Influence: The Psychology of Persuasion by Robert Cialdini

4. Social Proof: Truths Are Us

  • People base many decisions by examining what others are doing or how they are believing. This is most influential when things are uncertain or ambiguous, when many people are doing the same thing, and when the people doing it are similar to ourselves. Robert uses the term peer-suasion when we follow people we know.
  • If you are trying to get people not to do something, be sure to point out that lots of other people are doing it. The fact that suicides and school shootings increase after well-publicized events is an example of this concept. People also tend to believe that trends will continue. You should look for counterfeit evidence (fake news) and not let this be your sole basis for making decisions.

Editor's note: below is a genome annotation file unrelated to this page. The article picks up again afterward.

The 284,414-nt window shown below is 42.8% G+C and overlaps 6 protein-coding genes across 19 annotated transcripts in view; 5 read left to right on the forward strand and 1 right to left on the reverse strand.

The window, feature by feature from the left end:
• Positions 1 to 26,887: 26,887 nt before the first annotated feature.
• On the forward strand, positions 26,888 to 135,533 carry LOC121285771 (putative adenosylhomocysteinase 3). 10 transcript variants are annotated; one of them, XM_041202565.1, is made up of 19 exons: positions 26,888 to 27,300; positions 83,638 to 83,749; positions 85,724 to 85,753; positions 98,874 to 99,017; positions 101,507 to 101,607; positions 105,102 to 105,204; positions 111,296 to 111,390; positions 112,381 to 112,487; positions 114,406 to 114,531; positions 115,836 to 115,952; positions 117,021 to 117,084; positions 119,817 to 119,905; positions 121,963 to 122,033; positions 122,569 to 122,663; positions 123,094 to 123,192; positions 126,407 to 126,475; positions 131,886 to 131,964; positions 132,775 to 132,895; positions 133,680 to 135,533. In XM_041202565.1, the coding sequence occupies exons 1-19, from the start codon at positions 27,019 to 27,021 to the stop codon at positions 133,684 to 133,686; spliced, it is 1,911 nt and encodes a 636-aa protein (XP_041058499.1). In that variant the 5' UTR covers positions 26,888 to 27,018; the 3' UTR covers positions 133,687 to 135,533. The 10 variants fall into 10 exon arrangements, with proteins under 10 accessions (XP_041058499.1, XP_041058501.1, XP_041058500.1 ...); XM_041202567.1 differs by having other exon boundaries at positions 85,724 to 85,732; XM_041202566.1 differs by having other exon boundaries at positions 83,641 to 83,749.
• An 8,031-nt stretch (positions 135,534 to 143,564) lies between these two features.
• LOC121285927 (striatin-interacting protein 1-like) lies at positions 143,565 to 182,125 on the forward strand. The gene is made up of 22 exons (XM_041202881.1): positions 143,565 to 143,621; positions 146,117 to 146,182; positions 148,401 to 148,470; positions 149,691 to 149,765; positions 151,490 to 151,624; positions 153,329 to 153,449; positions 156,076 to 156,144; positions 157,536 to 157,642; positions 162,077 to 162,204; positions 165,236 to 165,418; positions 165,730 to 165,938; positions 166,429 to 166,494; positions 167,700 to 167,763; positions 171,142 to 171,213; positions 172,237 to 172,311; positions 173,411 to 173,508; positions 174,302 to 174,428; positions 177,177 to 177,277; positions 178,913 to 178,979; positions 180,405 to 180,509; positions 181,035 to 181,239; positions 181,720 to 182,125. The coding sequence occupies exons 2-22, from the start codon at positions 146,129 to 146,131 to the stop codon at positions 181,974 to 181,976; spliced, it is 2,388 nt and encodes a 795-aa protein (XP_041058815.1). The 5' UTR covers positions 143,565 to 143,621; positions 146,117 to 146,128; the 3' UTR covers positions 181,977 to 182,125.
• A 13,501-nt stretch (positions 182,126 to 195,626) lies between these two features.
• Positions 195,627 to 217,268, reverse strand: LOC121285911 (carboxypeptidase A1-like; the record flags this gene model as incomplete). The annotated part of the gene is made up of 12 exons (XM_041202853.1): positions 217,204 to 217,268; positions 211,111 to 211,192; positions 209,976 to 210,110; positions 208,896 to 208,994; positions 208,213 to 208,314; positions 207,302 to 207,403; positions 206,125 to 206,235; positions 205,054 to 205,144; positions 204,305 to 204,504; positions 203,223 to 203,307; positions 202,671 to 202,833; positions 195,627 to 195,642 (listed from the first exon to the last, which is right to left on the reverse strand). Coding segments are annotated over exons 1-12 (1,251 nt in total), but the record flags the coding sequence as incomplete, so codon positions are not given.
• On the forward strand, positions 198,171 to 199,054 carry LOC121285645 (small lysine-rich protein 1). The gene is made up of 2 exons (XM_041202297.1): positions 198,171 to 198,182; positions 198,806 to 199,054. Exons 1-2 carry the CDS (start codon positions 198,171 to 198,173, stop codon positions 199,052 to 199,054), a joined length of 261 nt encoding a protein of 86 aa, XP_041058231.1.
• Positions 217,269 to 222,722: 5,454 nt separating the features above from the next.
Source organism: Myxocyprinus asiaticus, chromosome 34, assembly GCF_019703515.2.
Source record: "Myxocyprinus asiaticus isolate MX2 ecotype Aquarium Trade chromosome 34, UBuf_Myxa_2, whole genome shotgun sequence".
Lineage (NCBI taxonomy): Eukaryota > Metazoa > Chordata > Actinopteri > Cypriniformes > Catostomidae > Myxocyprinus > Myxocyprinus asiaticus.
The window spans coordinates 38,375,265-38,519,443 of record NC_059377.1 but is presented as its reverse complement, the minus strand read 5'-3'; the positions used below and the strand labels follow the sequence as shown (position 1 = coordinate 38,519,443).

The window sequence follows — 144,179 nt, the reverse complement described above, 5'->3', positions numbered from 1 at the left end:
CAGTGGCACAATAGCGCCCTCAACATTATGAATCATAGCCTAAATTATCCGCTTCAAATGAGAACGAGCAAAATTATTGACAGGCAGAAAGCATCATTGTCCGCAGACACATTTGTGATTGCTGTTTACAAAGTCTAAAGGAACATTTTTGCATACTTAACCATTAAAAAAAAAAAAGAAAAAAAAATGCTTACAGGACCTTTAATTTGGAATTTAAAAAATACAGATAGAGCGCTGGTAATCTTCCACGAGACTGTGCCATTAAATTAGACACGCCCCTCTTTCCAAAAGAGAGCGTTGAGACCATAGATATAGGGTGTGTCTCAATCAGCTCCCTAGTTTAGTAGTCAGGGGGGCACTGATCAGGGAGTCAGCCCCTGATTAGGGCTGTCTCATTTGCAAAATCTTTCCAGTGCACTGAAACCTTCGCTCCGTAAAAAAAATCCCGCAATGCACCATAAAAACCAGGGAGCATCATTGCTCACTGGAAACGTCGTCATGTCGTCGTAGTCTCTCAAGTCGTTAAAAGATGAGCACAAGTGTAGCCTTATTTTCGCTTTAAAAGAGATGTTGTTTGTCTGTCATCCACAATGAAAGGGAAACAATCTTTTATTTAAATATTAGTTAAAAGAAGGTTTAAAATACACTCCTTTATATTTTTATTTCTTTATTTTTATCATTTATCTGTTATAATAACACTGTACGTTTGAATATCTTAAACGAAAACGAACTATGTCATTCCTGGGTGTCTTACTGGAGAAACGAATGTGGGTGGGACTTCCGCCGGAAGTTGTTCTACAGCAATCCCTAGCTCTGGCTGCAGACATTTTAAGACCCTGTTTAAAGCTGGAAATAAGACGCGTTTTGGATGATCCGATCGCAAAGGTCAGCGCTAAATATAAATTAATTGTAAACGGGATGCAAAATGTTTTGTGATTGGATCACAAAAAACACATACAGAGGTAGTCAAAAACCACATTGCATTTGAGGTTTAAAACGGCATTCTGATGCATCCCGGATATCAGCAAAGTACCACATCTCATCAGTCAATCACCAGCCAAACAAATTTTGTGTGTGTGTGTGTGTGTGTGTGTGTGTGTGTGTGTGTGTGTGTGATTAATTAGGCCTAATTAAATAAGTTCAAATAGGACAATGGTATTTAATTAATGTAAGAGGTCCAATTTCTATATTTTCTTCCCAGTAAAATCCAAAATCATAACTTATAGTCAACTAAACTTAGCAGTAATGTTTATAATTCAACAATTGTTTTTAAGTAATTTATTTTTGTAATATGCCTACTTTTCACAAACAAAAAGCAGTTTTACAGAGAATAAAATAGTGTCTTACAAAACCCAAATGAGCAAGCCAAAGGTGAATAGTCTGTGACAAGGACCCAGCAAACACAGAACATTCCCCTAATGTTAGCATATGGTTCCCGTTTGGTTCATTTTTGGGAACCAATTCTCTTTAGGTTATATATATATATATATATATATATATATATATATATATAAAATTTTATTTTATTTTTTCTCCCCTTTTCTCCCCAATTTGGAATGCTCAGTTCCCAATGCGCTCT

5. Authority: Directed Deference

  • It is common for people to automatically defer to authority. We even respond to symbols of authority such as titles, clothing, and trappings. Most of us also underestimate the effect. Giving orders generates resistance and resentment. People prefer recommendations from someone who knows more than they do.
  • To establish trustworthiness, communicators will admit to minor shortcomings. We need to ask, is this person truly and expert? Then consider what the person has to gain from your compliance. If one has a lot to gain or lose, one is more likely to manipulate the facts or even lie.

6. Scarcity: The Rule of the Few

  • People assign more value to opportunities that are less available. Tactics like “limited number”,”deadline,” and “act now” are often used to boost sales. Things that are difficult to attain are typically more valuable.
  • In terms of information, limited access makes you want it more. If it’s exclusive or censored it will seem more valuable. Newly scarce information has a heightened value. We are also more attracted to resources that we have to compete for. Be alert to a rush of emotion when considering scarce items or information.
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